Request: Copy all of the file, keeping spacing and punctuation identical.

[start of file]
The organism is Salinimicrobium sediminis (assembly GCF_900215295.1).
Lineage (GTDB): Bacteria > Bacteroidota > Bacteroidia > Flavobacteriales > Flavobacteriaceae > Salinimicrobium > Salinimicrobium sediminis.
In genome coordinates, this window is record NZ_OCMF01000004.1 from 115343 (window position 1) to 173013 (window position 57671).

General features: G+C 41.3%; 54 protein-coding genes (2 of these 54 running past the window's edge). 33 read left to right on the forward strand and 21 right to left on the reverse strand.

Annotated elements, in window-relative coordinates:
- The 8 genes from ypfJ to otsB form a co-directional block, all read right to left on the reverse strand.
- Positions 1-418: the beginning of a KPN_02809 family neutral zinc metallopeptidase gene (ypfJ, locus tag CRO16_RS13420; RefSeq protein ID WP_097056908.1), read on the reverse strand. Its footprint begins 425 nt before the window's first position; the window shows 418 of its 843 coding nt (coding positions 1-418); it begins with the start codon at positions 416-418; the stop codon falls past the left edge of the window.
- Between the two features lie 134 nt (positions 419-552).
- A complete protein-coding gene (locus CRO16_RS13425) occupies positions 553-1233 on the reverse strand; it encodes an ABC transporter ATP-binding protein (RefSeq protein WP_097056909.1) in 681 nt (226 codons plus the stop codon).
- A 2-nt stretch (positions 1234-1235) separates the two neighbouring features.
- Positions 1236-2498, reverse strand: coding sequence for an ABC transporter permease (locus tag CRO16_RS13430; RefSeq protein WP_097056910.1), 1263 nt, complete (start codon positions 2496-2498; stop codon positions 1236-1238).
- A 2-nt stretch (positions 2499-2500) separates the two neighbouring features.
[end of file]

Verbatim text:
The organism is Salinimicrobium sediminis (assembly GCF_900215295.1).
Lineage (GTDB): Bacteria > Bacteroidota > Bacteroidia > Flavobacteriales > Flavobacteriaceae > Salinimicrobium > Salinimicrobium sediminis.
In genome coordinates, this window is record NZ_OCMF01000004.1 from 115343 (window position 1) to 173013 (window position 57671).

General features: G+C 41.3%; 54 protein-coding genes (2 of these 54 running past the window's edge). 33 read left to right on the forward strand and 21 right to left on the reverse strand.

Annotated elements, in window-relative coordinates:
- The 8 genes from ypfJ to otsB form a co-directional block, all read right to left on the reverse strand.
- Positions 1-418: the beginning of a KPN_02809 family neutral zinc metallopeptidase gene (ypfJ, locus tag CRO16_RS13420; RefSeq protein ID WP_097056908.1), read on the reverse strand. Its footprint begins 425 nt before the window's first position; the window shows 418 of its 843 coding nt (coding positions 1-418); it begins with the start codon at positions 416-418; the stop codon falls past the left edge of the window.
- Between the two features lie 134 nt (positions 419-552).
- A complete protein-coding gene (locus CRO16_RS13425) occupies positions 553-1233 on the reverse strand; it encodes an ABC transporter ATP-binding protein (RefSeq protein WP_097056909.1) in 681 nt (226 codons plus the stop codon).
- A 2-nt stretch (positions 1234-1235) separates the two neighbouring features.
- Positions 1236-2498, reverse strand: coding sequence for an ABC transporter permease (locus tag CRO16_RS13430; RefSeq protein WP_097056910.1), 1263 nt, complete (start codon positions 2496-2498; stop codon positions 1236-1238).
- A 2-nt stretch (positions 2499-2500) separates the two neighbouring features.